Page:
Do some ethnic groups fare better than others do in this regard? Random surveys conducted show that certain cultures are more protective of their dialects and yet children, of the new era generally, cannot speak their mother tongue fluently. Most youngsters can decipher simple sentences or phrases yet lack the confidence to express themselves. Many are totally inept. Mastery of the Igbo language is made a bit more difficult by the fact that it has so many dialects and sub-dialects, unlike what obtains in other milieu. But then some of us Igbos would be pleased to find a legitimate pretext wouldn’t we?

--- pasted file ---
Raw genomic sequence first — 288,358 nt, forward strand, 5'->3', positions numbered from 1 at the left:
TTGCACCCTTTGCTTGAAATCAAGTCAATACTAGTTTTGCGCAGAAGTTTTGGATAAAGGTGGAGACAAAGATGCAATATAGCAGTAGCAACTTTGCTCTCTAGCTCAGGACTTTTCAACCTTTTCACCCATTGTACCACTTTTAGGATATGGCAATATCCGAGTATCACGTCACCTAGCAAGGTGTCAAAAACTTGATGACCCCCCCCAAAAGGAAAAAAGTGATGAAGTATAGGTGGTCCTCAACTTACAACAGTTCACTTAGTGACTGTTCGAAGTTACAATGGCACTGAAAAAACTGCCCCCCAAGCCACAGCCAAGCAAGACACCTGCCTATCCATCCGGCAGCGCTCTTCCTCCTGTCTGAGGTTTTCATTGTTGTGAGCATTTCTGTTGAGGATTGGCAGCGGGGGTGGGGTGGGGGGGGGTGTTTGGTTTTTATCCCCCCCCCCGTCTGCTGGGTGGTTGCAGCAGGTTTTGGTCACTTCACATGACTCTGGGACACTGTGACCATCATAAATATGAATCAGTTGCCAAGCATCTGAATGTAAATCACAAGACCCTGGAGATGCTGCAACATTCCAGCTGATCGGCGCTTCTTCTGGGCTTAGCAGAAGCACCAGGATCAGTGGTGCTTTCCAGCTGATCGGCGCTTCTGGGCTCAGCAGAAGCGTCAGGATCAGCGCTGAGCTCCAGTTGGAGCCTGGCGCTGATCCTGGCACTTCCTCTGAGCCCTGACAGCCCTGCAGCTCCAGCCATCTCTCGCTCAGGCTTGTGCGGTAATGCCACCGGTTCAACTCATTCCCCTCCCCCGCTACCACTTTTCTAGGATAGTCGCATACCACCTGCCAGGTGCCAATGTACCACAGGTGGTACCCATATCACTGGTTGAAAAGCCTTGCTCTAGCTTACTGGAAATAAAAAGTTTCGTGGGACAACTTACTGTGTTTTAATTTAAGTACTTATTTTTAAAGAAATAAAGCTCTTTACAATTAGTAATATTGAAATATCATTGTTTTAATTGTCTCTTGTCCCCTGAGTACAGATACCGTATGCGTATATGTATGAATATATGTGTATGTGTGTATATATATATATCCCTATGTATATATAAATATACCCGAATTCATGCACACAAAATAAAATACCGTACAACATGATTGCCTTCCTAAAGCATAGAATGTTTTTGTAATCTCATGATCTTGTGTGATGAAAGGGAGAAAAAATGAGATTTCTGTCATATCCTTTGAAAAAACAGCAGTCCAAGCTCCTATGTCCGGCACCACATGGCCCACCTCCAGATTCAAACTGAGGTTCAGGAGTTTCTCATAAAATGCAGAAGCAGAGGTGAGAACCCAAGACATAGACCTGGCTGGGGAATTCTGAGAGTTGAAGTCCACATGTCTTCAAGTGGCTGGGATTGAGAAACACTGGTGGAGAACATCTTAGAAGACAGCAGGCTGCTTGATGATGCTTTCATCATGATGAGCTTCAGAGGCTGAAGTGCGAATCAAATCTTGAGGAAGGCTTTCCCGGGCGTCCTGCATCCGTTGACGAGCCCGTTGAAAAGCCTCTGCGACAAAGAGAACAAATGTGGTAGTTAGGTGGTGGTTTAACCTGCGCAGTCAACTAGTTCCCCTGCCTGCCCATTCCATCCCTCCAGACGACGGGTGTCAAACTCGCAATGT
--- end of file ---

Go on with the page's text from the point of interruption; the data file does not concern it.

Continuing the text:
Whilst editing this critique, my word processor underlined the words that it found utterly indecipherable. It automatically rectifies badly spelt English, but must prompt a full spell check when I key in a word like ‘aso-ebi’. When I comply, the closest match that it can recommend is ‘amoebae’. To my chagrin, it further remonstrates when I type in alien words like ‘Naira’, because it is uncertain if I’m trying to spell some other word like ‘Maria’, ‘Nadir’, or ‘Nora’. I wish that Nigerian IT whiz kids would invent software that complies with our local languages. When I type my Igbo name, I would love to put dots under the letter ‘O’ and simper when an American asks what that means. Come to think of it, I do have a Computer Science degree.